Personne :
Doyle, Michael Robert

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Michael Robert
Université Laval. École d'architecture
Identifiant Canadiana

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Voici les éléments 1 - 2 sur 2
  • Publication
    Accès libre
    Mapping urban underground potential in Dakar, Senegal: from the analytic hierarchy process to self-organizing maps
    (Oxford New York Pergamon Press, 2019-06-04) Doyle, Michael Robert
    This article presents a mapping method that seeks to provide urban planning with a diagnostic overview of the underground resources of an urban area. Resource potentials (for buildable space, groundwater or geomaterial extraction and geothermal energy) tend to be investigated on a needs-only basis once a project or plan has already been elaborated. This paradigm of ‘needs to resources’ risks favoring single-use rather than multi-use underground development, leading to unforeseen conflicts between possible uses (e.g., pollution of an aquifer or congestion of infrastructure) or the irreversible loss of potential synergies (e.g., geothermal collectors on building foundations). The Deep City project at the EPFL in Switzerland has been working on an alternative paradigm of ‘resources to needs’, which is a holistic approach addressing the underground as a source of opportunity in synergy with surface development for curtailing urban sprawl while preserving public places or parks. The method, which combines geological and surface urban data, produces maps of individual and combined resource potentials without prioritizing any particular planning objective. This communication will present the method and the resulting maps through a case study conducted in 2016 in the city of Dakar, Senegal. After first summarizing the Deep City project and the mapping method, the urban and geological conditions of Dakar will be presented, followed by the application and results of the Deep City method. The calculation of the combined potentials map is an opportunity to compare two alternative methods of combination, the Analytic Hierarchy Process and Self-Organizing Maps (SOMs). Although the mapping method does not require complicated data collection or analysis, the SOM may be better suited both for dealing with larger quantities of data and for providing more meaningful mappings of geological and urban data in three dimensions.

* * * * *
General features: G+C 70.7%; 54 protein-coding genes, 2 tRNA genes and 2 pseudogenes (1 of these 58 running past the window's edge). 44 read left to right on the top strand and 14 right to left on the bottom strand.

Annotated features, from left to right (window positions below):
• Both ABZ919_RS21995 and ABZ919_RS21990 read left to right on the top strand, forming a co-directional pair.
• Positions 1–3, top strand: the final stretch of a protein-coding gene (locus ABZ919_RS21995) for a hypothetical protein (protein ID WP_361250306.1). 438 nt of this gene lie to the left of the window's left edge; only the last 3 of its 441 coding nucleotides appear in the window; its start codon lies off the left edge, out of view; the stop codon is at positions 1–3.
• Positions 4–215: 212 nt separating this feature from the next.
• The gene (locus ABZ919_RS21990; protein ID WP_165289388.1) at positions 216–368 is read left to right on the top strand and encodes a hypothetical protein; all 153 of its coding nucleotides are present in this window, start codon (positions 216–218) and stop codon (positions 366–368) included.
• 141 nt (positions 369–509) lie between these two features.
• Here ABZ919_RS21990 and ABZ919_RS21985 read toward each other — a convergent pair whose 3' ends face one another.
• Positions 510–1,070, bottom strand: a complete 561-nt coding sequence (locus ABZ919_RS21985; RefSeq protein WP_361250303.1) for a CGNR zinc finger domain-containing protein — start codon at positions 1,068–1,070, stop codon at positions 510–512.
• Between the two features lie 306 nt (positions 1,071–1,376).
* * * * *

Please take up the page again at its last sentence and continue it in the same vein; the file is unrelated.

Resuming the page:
• Publication
    Accès libre
    From hydro/geology to the streetscape : evaluating urban underground resource potential
    (Elsevier, 2016-02-05) Doyle, Michael Robert
    Despite a persistent call for a greater recognition of the underground in urban planning practices, cities still tend to address underground resources only when the need arises. Historically, this has proven costly for cities that have neglected the potential synergies and conflicts between, for instance, urban aquifers and underground infrastructure systems or building foundations. For urban planning to remain in a paradigm of needs to resources risks rendering conflicts between urban underground activities irreversible and possible synergies unattainable. Researchers and practitioners from multiple disciplines argue for the many benefits of underground development—alternative renewable energy and drinking water sources, additional urban space and reusable geomaterials. Visualizing resource potential is a first step in raising awareness among planners of the capacities of the underground. Existing mapping methods tend to focus only on underground space development in contexts where the needs for the underground are already urgent and do not explicitly engage with the distribution of existing land uses. As an alternative to existing methods, this paper will present a procedure for mapping underground resource potential that incorporates four resources—space, groundwater, geothermal energy and geomaterials—developed by the Deep City project at the Swiss Federal Institute of Technology in Lausanne. San Antonio, Texas, a city with a complex relationship to an underground aquifer system but current little need and support for underground space, serves to illustrate the mapping method. Two future surface light rail and bus rapid transit lines, presented in recent planning reports, are examined in light of a latent but as yet untapped multi-resource underground potential. The paper concludes with a discussion of the applicability of the method to other cities and possible opportunities for improvement.